the plan to erect a monument to the
women of the South be taken up with
A delegate from Texas asserted that
he wished to see a monument erected
to the private soldiers, claiming that
none existed. Ile was promptly snowed
under by the declaration that they,
existed all ov?r the South, three - bf
them being in his own State. H.T.
Davenport, of Americus, Ga., declared
rhat tiie private soldier built a monu?
ment to himself when he built one
for Jefferson Davis, lie declared that
Mr. Davis was a patriot and Abraham
Lincoln a traitor to the country, and
that the Davis monument should' be
erected at once.
Judge Christian, of the Davis monu?
ment committee, announced that all
the money required to build the me?
morial was not yet in hand. The com?
mittee desired at least $75,000 and
it had but $57,000.
Mr. Davenport insisted that it
would be a disgrace to erect a monu?
ment costing less than $1,000,000. He
was promptly ruled out of order.
The committee on resolutions re?
ported favorably on a resolution offer?
ed by Gen. S. D. Lee, expressing the
thanks and appreciation of the Con?
federate Veterans to Congress and to
Secretary of War Koot for the offer of
the National Government to prepare
a roster of all the soldiers of both
sides during the civil war.
Gen. Joseph Wheeler spoke strongly
in favor of the resolution, saying he
had the assurance pf the Secretary of
War that all original documents sent
to the war department would be care?
fully copied and returned. An amend?
ment was offered to the resolution by
Taylor Stratton, of Richmond, pro?
viding that three commissioned officers
of the Confederacy be added, if possi?
ble, to the committee in charge of the
preparation of the roster, in order to
insure fair treatment of the Confeder?
ate soldier. This brought Gen. Lee to
the front in an impassioned appeal for
the passage of the resolution. He de?
clared the offer itself was a proof.'of
the integrity of the Government The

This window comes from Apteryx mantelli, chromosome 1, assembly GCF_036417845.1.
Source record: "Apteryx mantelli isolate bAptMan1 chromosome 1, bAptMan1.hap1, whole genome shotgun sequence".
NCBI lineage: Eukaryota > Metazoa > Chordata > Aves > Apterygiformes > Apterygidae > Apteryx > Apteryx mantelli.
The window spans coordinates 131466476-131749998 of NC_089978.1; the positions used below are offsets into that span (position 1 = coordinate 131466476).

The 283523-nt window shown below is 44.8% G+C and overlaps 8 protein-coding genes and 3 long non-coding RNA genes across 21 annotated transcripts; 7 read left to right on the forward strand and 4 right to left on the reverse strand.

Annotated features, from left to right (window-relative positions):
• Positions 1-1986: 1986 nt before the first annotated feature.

resolutions were then passed. The
selection of the place for the reunion
of 1904 was taken up. Gen. B. BL
Young, of Louisville, offered a motion
that the selection of the city be left
to ' the executive committee, wi^h
power to select a city at some future
time. Gen. Hickman, of Nashville,
seconded the motion, saying it was de?
sired to see if arrangements, could not
be made whereby the railroads could
be induced to great a rate which
would permit the delegates to attend
the reunion and at the same time go
to St. Louis for the World's Fair.
Gen. Gordon, who was. late in arriving
in. the hall explained the matter, and
the resolution* was carried, leaving
the selection of the city to the execu?
tive commitee.
A resolution was adopted providing
that ho person be chosen sponsor for a
Confederate camp unless the wife or
lineal descendant of an honorably dis?
charged Confederate soldier or sailor.
A resolution urging moderation in
the expense by cities entertaining . the
Veterans was adopted. Gen.' Young,
speaking for Louisville, said that this
city would not permit the Association
to limit its hopitality. The resolution
was adopted with the understanding
that entertaining cities could do ks
they chose, but that the Veterans will
be satisfied with less pomp than has
characterized the last few reunions.
Gen. C. L Walker, from the com?
mittee appointed to established closer
relations between the veterans and
sons or veterans .reported a plan for
the affiliation of the two bodies,
which was adopted. \
The plan provides that at: all re?
unions the Sons of Veterans shall have
the full privileges of the floor, but
without the right to vote. That in all
parades the Sons shall be the especial
escort of the Veterans.
That camps of the United Veterans
be authorized to euroli the Sons in as?
sociate membership.
That the Sons be uniformed in Con?
federate gray, but without insignia
of rank, and that all military titles
be abolished among them.
The time for the election of officers
having arrived, all former officials were
elected by acclamation.
: Following the election of officers,
brief addresses of thanks were made by
Gens. Gordon, Lee, Cabell ?nd Walk?
er. Addresses were also made by Gen.
Francis T. Nicholls, of Louisiana;
Governor Frazier, of Tennessee ; Gen.
George W.' Gordon, of Nashville, and
Ex-Governor Robert Lowry, of Mis?
sissippi. Thea came Gen. Gordon,
who, responding to repeated calls,
came to the front of the plaform and